Accordingly, the fees sought in this matter are related to the personnel action and satisfy that requirement as set forth in 5 U.S.C. § 5596.
D. Fees are Warranted in the Interest of Justice
An award of fees is warranted in the interest of justice in cases: (1) involving prohibited personnel practices; (2) where agency actions are clearly without merit or wholly unfounded, or where the employee is substantially innocent of charges brought by the agency; (3) when agency actions are taken in bad faith to harass or exert improper pressure on an employee; (4) when gross procedural error by an agency prolonged the proceeding or severely prejudiced the employee; (5) where the agency knew or should have known it would not prevail on the merits when it brought the proceeding; or (6) where there is a service rendered to the Federal work force or there is a benefit to the public derived from maintaining the action. See U.S. Department of Defense, Department of Defense Dependents Schools and Federal Education Association, 54 FLRA 773, 790 (1998) (Dependents Schools).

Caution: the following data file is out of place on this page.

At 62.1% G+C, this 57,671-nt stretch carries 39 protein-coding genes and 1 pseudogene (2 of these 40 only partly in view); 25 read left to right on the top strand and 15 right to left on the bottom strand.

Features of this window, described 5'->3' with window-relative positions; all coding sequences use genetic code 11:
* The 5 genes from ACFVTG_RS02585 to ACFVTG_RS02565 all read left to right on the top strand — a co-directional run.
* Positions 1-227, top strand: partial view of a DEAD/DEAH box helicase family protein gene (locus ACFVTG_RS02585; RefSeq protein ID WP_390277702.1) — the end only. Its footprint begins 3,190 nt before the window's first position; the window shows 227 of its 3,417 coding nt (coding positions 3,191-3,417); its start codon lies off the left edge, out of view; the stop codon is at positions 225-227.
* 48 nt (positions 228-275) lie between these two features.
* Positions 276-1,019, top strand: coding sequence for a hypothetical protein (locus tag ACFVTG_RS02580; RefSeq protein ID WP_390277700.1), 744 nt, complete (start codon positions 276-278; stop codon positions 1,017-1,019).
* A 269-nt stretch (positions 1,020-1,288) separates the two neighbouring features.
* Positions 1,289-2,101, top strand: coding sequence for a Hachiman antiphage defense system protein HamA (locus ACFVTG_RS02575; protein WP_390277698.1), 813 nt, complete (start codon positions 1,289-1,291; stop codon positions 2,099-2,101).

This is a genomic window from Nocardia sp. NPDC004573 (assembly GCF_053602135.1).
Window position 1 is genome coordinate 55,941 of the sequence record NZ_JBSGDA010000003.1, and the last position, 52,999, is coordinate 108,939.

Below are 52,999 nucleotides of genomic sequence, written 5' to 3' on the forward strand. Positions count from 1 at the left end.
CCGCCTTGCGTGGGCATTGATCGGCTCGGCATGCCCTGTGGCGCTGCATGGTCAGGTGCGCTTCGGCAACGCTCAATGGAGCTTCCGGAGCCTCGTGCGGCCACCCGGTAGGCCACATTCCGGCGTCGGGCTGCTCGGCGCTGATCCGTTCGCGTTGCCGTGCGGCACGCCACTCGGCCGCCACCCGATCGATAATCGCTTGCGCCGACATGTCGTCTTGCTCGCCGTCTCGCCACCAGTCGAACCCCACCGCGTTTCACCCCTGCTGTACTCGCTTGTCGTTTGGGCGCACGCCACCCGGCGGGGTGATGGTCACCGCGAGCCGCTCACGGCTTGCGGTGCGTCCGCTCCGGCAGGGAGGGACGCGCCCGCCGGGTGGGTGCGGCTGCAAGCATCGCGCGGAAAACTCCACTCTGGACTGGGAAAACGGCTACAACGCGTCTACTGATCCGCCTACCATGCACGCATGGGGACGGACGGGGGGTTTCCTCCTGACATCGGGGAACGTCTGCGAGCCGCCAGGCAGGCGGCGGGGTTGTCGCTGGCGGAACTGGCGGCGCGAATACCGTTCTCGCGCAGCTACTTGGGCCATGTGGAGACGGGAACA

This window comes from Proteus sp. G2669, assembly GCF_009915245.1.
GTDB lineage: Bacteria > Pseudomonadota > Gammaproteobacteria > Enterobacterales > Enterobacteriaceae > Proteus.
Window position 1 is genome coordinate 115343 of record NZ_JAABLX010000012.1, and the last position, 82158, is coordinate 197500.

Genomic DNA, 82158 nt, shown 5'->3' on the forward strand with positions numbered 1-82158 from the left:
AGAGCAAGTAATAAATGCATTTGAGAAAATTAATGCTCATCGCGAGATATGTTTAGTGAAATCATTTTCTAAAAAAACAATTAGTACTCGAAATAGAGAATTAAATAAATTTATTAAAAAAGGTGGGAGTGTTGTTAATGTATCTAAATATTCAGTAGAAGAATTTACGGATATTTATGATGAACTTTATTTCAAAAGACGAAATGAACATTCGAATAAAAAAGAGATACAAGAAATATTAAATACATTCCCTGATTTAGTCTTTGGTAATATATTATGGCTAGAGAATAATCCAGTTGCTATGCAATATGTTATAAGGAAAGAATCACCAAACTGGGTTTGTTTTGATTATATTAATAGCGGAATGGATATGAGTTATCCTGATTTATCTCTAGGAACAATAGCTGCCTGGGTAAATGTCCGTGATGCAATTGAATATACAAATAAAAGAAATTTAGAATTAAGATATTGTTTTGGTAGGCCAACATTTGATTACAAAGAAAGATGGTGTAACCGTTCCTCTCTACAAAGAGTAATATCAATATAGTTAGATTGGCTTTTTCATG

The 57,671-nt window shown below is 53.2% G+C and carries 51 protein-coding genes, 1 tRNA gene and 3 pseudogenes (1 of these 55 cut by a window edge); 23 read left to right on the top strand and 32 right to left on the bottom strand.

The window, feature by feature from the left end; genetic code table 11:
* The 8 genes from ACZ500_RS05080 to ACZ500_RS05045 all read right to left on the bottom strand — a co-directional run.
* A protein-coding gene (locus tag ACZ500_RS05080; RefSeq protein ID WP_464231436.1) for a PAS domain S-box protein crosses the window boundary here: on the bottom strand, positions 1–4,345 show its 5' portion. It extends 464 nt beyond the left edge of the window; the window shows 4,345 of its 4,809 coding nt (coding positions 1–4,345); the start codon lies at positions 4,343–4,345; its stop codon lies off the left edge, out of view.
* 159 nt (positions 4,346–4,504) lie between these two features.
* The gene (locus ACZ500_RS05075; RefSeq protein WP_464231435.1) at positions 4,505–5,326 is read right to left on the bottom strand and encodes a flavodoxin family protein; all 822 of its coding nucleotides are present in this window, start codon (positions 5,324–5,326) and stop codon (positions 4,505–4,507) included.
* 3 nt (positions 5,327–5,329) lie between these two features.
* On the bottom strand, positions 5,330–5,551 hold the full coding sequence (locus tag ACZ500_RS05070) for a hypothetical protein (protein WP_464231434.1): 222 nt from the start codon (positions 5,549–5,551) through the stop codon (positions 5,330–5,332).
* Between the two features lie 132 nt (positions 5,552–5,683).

The Arbitrator stated that "[t]he award of fees is not warranted in the interest of justice." Award at 2. However, he did not identify what facts he relied on in reaching this determination, and did not address or discuss any of the established criteria for determining whether an award is in the interest of justice as set forth above.
Where an arbitration award does not sufficiently explain the determination of a pertinent statutory requirement regarding attorney fees, we will examine the record to see if it permits the Authority to resolve the matter. If so, we will modify the award or deny the exception as appropriate. If not, we will remand the award for further proceedings to assure that the resolution of the request for attorney fees is consistent with law. Animal and Plant, 53 FLRA at 1695.